How Does A Foreclosure Auction Work? – National Cash Offer

How Does A Foreclosure Auction Work?

 In Blog, Real Estate Questions, Tips for Real Estate

Interested in attending a foreclosure auction?


After a foreclosure, banks may sell the property at a foreclosure auction. These auctions help the banks make back their money after the resident fails to make mortgage payments on time or in full.


Foreclosure auctions can be a great, cost-effective way for real estate investors to purchase properties far below their market value.


Before attending one of these auctions and making any purchases, you should also understand the difference between a tax auction and a foreclosure auction.


In both cases, the process is nearly the same. However, the items that you will be bidding on may have different circumstances.


Let’s take a quick look at the differences between these auctions and how foreclosure auctions work.



Foreclosure Auctions vs. Tax Auctions

First, you should know the differences between foreclosure and tax auctions.



Foreclosure Auctions

When property owners fail to make their mortgage payments on time, banks may sell the property at a foreclosure auction to recoup the money that is owed to them.


Typically, these auctions are held at the bank that owns the property or at the property itself. You might also find some auctions being held online rather than in person.


You should be aware that bidding prices are often higher at these auctions than at tax auctions. This is because the bank needs to make back as much money as possible.



Tax Auctions

Tax auction serve a different purpose.


Whereas foreclosure auctions are held for banks to make back their money, tax auctions are held when property owners don’t pay their property taxes.


Instead of being held at banks or at the property, tax auctions are often held at a convention center or courthouse.


Moreover, at these auctions, bidders aren’t bidding on the property. Instead, they’re bidding for the chance to purchase the lien for the unpaid property taxes. Meaning, bidders will make back their investment plus interest if the property owner does end up paying the property taxes.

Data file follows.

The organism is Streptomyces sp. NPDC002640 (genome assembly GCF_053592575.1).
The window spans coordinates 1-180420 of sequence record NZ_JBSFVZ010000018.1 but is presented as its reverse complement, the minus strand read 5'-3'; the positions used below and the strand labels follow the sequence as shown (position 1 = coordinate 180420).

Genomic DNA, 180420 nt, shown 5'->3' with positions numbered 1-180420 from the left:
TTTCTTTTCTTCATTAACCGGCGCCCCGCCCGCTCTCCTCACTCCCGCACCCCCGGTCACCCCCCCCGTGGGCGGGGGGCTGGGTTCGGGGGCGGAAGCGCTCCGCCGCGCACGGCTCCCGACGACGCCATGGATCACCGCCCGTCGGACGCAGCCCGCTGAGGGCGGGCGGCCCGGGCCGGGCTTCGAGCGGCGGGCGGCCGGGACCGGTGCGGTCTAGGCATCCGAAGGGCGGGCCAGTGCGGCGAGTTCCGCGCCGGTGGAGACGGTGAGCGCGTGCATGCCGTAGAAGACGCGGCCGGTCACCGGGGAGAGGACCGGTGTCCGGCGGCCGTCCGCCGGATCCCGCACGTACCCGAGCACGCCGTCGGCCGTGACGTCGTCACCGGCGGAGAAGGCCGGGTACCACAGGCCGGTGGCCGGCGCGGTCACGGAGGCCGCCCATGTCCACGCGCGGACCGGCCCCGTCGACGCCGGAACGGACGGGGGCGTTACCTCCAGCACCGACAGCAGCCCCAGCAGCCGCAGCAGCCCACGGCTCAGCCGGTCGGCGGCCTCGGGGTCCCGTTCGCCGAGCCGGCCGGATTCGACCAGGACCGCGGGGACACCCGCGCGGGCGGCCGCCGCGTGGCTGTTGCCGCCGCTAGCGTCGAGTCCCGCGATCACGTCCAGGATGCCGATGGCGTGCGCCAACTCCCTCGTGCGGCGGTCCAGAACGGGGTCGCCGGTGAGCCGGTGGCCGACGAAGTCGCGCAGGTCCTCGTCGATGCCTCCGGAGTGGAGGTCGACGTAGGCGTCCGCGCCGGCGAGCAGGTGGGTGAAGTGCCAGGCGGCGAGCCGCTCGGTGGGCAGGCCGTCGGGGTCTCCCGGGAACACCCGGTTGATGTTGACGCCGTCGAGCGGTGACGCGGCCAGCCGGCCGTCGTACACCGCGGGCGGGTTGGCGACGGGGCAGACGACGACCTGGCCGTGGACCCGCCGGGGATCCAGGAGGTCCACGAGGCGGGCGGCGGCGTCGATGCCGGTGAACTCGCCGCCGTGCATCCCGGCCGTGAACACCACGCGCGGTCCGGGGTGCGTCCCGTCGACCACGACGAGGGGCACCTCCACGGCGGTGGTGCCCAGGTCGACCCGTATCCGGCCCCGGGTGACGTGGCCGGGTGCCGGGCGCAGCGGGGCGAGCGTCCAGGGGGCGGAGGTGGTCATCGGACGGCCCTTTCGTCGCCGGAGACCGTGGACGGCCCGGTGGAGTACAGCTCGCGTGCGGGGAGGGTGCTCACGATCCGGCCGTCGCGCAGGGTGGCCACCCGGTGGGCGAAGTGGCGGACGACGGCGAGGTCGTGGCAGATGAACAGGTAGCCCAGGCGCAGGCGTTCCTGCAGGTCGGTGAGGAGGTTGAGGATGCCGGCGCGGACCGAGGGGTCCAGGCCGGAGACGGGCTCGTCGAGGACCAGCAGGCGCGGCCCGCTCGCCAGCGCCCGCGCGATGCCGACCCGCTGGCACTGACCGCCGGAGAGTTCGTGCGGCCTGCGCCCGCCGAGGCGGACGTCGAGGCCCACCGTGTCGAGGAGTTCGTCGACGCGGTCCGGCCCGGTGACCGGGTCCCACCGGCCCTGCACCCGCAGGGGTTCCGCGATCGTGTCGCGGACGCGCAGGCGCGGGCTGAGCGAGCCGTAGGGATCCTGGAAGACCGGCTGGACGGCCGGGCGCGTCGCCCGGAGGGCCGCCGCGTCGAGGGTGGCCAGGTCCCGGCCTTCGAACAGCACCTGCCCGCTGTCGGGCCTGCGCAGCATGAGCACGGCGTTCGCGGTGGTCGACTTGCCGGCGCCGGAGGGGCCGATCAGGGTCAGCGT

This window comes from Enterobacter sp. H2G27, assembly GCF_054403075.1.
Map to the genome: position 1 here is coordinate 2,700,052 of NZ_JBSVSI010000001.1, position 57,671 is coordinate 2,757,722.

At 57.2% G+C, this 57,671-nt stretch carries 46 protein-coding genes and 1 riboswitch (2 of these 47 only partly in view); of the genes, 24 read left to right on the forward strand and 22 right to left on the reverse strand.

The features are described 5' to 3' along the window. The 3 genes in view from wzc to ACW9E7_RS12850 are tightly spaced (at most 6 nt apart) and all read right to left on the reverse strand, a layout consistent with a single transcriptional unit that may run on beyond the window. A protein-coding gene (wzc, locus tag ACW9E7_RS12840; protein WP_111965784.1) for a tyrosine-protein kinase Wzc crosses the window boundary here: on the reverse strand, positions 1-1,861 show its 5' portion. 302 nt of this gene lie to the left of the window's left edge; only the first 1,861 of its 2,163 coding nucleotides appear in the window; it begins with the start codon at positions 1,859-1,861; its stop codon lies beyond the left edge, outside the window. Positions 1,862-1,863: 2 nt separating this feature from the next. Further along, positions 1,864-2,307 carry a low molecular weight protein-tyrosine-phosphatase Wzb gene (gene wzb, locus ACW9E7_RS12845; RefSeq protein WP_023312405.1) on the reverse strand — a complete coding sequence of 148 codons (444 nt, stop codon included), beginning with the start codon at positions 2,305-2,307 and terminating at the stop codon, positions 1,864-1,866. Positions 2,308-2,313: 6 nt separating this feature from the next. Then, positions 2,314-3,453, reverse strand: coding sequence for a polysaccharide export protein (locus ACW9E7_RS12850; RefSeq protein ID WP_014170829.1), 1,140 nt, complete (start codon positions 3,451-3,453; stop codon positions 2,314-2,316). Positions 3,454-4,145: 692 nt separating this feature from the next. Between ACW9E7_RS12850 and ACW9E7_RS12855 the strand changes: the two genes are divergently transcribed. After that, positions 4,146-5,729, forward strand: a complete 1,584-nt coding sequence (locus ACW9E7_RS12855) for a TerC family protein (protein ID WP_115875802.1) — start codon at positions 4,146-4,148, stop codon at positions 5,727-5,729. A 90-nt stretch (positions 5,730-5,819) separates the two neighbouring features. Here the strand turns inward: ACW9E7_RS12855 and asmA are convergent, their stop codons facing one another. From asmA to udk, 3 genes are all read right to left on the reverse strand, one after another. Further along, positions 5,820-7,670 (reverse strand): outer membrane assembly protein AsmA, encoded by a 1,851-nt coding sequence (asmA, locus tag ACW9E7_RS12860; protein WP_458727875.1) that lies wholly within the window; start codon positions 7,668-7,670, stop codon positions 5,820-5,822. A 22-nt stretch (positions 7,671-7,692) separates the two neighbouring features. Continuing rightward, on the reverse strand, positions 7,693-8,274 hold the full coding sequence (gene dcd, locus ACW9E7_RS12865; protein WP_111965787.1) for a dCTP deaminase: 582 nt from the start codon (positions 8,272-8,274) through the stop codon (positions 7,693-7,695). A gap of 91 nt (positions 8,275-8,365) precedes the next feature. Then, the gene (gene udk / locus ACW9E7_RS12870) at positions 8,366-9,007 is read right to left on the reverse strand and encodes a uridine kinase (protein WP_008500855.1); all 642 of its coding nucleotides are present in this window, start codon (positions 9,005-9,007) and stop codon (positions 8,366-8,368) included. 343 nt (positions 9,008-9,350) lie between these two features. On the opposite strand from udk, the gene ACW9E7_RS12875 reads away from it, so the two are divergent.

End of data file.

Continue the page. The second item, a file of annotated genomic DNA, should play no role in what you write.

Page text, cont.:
If property taxes aren’t paid, then the winning bidder can start the foreclosure process.



What to Expect

Foreclosure auctions are similar to any other type of auction. But they can be intimidating for people who have never been to one.


Ultimately, investors are looking for a great deal on their next opportunity to flip a property while banks are looking to make as much money as they can.


The auctioneer will announce the properties that are for sale — describing the qualities of each property and declaring the starting bid. Keep in mind that you might also be responsible for any debts attached to the property.


Each auction will provide rules and procedures, so make sure to become familiar with these.


After bidding starts, you simply raise your number to place a bid or you can bid by voice.


If you win a bid, you can proceed to the clearing desk to complete all necessary paperwork and make your payment. In some cases, full payment will be required at the auction. You’ll usually have to pay via check or cash. In other cases, you might only have to make a minimum deposit and pay the rest within a set amount of time.



Buyer Beware

Lastly, remember that you’re buying the property as is.


As such, you should do your research to find out as much about the property as possible. Foreclosure properties are often in very poor shape and can be a pain to renovate before selling. So, be sure you know what you’re getting into before making any bids.


Foreclosure auctions can be a great opportunity to purchase properties at a low price. However, it’s important to understand how this process works before making any major purchases.

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